“The God-image is a complex of ideas of an archetypal nature, it must necessarily be regarded as representing a certain sum of energy (libido) which appears in projection. In most of the existing religions it seems that the formative factor which creates the attributes of divinity is the father-imago, while in the older religions it was the mother imago… In certain pagan conceptions of divinity the maternal element is strongly emphasized.” (para. 89)

At times culture favors the father, at times the mother. But nevertheless, they together are the two ‘formative factors’ of psychic life. Jung says:

“How am I to be creative? Nature knows only one answer to that: Through a child (the gift of love).” (para 76)

The child is born, ‘the gift of love.’ Nature births us into world. The divine couple births the soul into the eternal. In the Christian myth, the divine child is born from the virgin womb of the mother Mary. In 431 the Council of Ephesus said that Mary is Theotokos: “God-bearer”, “Birth-Giver of God”, “the one who gives birth to God.” God and the mother are the two ‘formative factors’ within psychic life.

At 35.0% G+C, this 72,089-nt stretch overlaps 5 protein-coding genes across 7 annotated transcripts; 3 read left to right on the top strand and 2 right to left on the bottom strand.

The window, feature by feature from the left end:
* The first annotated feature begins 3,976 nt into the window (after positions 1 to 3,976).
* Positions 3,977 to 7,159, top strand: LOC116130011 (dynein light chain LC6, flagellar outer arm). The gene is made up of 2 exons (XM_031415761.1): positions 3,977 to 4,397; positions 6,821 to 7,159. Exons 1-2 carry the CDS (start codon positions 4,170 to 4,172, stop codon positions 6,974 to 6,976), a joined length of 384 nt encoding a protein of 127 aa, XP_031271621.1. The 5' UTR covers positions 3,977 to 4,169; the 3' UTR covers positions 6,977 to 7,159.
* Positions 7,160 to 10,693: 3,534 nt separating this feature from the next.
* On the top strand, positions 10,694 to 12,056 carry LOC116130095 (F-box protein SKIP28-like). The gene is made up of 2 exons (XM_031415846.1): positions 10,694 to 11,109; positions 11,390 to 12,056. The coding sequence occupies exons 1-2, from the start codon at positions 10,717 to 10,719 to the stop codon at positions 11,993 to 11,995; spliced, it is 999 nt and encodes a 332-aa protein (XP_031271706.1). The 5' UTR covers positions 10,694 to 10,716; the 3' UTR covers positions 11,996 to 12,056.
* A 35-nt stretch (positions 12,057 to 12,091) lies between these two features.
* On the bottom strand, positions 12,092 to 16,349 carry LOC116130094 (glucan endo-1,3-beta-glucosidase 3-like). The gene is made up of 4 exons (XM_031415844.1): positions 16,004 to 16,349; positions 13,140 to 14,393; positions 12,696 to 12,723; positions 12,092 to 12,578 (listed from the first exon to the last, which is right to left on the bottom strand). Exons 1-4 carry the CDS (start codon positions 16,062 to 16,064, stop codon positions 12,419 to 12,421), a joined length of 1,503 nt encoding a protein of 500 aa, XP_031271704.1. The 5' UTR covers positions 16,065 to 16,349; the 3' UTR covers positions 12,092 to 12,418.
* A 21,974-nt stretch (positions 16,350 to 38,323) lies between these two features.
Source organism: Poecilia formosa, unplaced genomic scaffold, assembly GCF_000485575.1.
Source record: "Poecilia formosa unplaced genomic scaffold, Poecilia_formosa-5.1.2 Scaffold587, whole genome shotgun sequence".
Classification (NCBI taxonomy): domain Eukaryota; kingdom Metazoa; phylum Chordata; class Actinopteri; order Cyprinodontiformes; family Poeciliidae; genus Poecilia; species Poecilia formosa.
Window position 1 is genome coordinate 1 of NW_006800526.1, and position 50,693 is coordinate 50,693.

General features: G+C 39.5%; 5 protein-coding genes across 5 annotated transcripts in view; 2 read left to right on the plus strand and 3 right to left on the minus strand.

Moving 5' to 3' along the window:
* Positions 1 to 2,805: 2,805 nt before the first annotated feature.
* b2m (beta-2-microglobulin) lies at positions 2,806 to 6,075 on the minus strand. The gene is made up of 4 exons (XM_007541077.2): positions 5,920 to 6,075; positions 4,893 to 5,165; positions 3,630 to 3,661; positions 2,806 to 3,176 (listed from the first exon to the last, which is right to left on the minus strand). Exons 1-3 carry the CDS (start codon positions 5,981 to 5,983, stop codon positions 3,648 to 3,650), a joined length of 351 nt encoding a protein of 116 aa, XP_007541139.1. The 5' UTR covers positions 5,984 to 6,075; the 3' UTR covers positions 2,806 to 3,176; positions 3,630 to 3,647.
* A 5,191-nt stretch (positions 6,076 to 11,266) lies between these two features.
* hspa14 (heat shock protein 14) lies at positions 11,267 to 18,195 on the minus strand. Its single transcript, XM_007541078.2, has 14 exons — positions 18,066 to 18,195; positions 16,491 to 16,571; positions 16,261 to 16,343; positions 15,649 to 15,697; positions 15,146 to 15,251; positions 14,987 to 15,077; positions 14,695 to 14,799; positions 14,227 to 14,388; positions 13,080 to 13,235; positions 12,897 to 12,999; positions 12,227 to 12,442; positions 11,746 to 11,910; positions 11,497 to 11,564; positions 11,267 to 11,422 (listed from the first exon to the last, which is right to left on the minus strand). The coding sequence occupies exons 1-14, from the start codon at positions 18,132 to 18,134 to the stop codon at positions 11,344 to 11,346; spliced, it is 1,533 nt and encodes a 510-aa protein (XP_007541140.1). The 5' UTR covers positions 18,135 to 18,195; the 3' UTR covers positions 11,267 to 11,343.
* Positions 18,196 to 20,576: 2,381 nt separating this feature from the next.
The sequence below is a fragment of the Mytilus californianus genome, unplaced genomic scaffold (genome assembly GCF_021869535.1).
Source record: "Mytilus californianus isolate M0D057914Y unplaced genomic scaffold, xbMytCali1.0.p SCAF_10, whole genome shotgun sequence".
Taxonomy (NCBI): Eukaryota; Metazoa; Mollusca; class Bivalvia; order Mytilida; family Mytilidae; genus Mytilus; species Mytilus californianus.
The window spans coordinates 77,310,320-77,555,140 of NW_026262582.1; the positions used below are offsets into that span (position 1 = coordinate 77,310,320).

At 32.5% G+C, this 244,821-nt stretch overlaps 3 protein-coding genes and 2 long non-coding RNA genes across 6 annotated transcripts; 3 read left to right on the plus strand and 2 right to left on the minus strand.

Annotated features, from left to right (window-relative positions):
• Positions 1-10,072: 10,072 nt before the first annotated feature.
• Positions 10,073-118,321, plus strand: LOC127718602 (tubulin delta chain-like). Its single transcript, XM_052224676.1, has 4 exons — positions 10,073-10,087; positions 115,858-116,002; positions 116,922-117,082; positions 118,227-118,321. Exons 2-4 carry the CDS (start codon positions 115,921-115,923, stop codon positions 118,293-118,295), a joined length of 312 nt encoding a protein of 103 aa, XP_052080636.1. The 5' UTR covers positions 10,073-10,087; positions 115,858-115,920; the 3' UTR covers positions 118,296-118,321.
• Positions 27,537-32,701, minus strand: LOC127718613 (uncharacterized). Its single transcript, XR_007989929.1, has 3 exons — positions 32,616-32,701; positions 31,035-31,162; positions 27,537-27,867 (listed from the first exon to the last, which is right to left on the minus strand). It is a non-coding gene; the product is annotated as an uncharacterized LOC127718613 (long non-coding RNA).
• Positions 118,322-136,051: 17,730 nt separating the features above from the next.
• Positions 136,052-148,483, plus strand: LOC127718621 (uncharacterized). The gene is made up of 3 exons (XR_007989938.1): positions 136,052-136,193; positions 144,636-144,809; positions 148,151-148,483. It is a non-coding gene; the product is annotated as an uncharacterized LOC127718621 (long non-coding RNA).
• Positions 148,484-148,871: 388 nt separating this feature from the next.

The divine couple births us into divine world. These are psychic facts. Jung says: “God dwells in the heart, in the unconscious” (para. 89). In the footnote Jung adds: “The psychic fact “God” is a typical autonomism, a collective archetype.”  The two Greek words, “auto-nomos”, speak to a God which lives by his/her own rule. God is within the unconscious, and yet autonomous, living by his own rule within our hearts.

Here, within our hearts, God procreates with the Mother, the divine vessel, giving birth to a possibility: call it the divine child, the potential of the soul. This divine birth within is no easy task. There is something within us that wants to kill it off, a murderous instinct within psychic life.  The revelation of the divine child is so disastrous, so threatening to the old guard, that it must be killed. According to the Gospel of Matthew 2:16–18, Herod ordered the execution of all babies in Bethlehem, desiring to assure the death of the divine child.